|dc.description.abstract||This thesis presents the work done within the PhD research project focusing on the utilisation
of plant oils in Common Rail (CR) diesel engines. The work scope included
fundamental experimental studies of rapeseed oil (RSO) in comparison to diesel fuel,
the feasibility analysis of diesel substitution with various plant oils, the definition and
implementation of modifications of a common rail injection system and future work recommendations
of possible changes to the injection system.
It was recognised that neat plant oils can be considered as an alternative substitute
for diesel fuel offering a natural way to balance the CO2 emissions. However, due to the
differences between diesel and plant oils, such as density, viscosity and surface tension,
the direct application of plant oils in common rail diesel engines could cause degradation
of the injection process and in turn adversely affect the diesel engine’s performance. RSO
was chosen to perform the spray characterisation studies at various injection pressures and
oil temperatures under conditions similar to the operation of the common rail engine. High
speed camera, Phase Doppler Anemometry and Malvern laser techniques were used to
study spray penetration length and cone angle of RSO in comparison to diesel. To study
the internal flow inside the CR injector the acoustic emission technique was applied.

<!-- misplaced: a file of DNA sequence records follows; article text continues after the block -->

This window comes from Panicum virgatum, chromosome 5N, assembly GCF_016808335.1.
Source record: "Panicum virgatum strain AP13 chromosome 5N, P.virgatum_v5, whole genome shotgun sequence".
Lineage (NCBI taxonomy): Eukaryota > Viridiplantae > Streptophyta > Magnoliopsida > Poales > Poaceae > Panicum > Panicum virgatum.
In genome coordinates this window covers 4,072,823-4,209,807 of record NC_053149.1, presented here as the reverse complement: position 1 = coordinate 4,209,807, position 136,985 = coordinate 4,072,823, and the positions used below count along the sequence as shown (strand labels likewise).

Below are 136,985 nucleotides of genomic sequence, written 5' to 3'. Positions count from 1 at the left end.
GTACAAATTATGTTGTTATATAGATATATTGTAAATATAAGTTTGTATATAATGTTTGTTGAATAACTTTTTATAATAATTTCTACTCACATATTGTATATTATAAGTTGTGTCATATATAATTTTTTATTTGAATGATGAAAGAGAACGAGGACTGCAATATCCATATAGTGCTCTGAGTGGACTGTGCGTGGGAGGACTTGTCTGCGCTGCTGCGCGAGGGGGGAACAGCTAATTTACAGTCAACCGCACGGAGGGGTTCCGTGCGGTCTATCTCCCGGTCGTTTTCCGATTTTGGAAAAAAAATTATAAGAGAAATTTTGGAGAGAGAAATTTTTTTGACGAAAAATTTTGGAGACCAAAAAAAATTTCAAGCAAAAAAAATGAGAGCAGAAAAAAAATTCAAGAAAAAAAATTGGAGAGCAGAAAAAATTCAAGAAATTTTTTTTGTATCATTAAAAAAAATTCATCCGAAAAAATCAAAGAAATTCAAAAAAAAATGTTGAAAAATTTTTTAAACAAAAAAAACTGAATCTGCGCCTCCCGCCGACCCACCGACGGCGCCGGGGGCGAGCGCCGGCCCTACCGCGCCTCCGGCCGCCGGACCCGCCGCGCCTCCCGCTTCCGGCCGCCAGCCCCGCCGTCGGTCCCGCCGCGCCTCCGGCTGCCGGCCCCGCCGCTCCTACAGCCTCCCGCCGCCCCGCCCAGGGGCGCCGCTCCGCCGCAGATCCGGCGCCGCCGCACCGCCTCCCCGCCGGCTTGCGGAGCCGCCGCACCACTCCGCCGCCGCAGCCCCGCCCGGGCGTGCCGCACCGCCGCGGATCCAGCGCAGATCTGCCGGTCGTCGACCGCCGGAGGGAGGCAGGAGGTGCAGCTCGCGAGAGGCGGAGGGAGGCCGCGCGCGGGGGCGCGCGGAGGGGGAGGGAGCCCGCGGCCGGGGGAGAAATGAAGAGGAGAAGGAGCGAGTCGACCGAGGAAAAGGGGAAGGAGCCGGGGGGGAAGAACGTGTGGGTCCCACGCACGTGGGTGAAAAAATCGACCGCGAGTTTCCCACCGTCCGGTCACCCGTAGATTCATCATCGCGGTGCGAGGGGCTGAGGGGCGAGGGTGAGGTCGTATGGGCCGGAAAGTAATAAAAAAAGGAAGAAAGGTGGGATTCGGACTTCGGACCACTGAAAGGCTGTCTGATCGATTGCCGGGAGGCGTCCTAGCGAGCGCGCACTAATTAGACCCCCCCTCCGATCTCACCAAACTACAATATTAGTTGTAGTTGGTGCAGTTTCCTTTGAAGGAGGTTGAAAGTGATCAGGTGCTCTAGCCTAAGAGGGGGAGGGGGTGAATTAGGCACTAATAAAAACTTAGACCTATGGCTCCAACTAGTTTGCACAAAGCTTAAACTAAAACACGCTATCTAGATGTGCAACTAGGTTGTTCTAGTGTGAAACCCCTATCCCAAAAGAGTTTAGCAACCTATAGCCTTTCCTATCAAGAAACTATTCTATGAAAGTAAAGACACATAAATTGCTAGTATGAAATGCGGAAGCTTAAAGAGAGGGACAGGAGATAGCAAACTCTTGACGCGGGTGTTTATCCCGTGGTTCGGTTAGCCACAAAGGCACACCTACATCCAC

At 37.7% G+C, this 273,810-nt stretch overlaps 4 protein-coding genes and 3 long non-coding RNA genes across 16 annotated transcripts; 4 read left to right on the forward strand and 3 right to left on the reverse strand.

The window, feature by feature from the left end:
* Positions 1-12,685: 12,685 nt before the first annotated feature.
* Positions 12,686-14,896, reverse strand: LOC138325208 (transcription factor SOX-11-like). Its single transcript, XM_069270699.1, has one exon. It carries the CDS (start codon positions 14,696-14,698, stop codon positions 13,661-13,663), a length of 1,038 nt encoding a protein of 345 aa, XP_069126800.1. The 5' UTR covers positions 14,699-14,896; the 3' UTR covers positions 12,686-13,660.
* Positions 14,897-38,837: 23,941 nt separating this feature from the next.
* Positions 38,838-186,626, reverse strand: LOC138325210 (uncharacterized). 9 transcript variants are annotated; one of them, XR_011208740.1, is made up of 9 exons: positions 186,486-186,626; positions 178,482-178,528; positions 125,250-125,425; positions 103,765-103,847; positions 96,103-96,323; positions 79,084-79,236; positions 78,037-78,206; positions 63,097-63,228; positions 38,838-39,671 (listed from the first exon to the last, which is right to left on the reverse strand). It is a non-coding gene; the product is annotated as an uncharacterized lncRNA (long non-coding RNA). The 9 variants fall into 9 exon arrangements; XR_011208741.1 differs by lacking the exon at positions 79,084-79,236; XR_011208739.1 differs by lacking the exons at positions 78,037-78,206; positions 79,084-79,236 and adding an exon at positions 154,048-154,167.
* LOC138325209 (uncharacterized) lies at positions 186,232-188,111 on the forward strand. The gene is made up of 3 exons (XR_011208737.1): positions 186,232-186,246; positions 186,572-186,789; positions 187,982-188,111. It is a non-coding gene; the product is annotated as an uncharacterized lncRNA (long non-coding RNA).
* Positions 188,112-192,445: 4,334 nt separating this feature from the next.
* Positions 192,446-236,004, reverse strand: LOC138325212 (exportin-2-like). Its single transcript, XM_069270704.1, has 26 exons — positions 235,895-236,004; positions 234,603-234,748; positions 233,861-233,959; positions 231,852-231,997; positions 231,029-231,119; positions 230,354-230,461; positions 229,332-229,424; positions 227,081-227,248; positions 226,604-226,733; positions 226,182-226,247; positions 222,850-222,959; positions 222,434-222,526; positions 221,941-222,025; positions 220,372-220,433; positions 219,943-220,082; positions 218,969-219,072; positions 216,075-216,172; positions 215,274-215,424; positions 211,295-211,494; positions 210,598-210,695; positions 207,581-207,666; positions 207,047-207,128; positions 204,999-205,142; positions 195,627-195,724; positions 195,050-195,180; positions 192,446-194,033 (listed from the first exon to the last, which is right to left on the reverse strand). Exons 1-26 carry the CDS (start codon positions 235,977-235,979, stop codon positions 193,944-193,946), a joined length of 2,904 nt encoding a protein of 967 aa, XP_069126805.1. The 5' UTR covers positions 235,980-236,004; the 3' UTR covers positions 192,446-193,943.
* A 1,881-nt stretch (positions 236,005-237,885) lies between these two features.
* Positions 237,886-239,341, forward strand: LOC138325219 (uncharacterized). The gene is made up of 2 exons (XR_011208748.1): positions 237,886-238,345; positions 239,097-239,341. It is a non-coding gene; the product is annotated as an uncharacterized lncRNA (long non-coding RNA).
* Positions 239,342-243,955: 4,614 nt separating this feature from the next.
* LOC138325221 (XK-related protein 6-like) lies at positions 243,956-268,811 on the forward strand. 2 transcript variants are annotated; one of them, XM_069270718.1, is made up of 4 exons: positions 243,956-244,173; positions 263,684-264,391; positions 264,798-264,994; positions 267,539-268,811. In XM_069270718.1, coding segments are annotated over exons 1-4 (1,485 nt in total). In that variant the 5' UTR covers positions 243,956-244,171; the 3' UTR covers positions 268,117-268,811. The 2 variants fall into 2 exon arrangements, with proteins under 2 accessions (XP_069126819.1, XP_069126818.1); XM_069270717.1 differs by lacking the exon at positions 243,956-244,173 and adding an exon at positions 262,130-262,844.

It was found that for oil temperatures below 40°C the RSO viscosity, density and
surface tension are higher in comparison to diesel, therefore at injection pressures around
37.50 MPa the RSO spray is not fully developed. The spray penetration and cone angle at
these spray conditions exhibit significant spray deterioration.
In addition to the lab experiments, KIVA code simulated RSO sprays under CR conditions.
The KH-RT and RD breakup models were successfully applied to simulate the
non-evaporating sprays corresponding to the experimental spray tests and finally to predict
real in-cylinder injection conditions. Numerical results showed acceptable agreement with
the experimental data of RSO penetration.
Based on experimental and numerical results it was concluded that elevated temperature
and injection pressure could be the efficient measures to overcome operational obstacles
when using RSO in the CR diesel engine. A series of modifications of low- and highpressure
loops was performed and experimentally assessed throughout the engine tests.
The results revealed that the modifications allowed to run the engine at the power and
emission outputs very close to diesel operation. However, more fundamental changes were
suggested as future work to ensure efficient and trouble-free long-term operation. It is
believed that these changed should be applied to meet Euro IV and V requirements.||en_US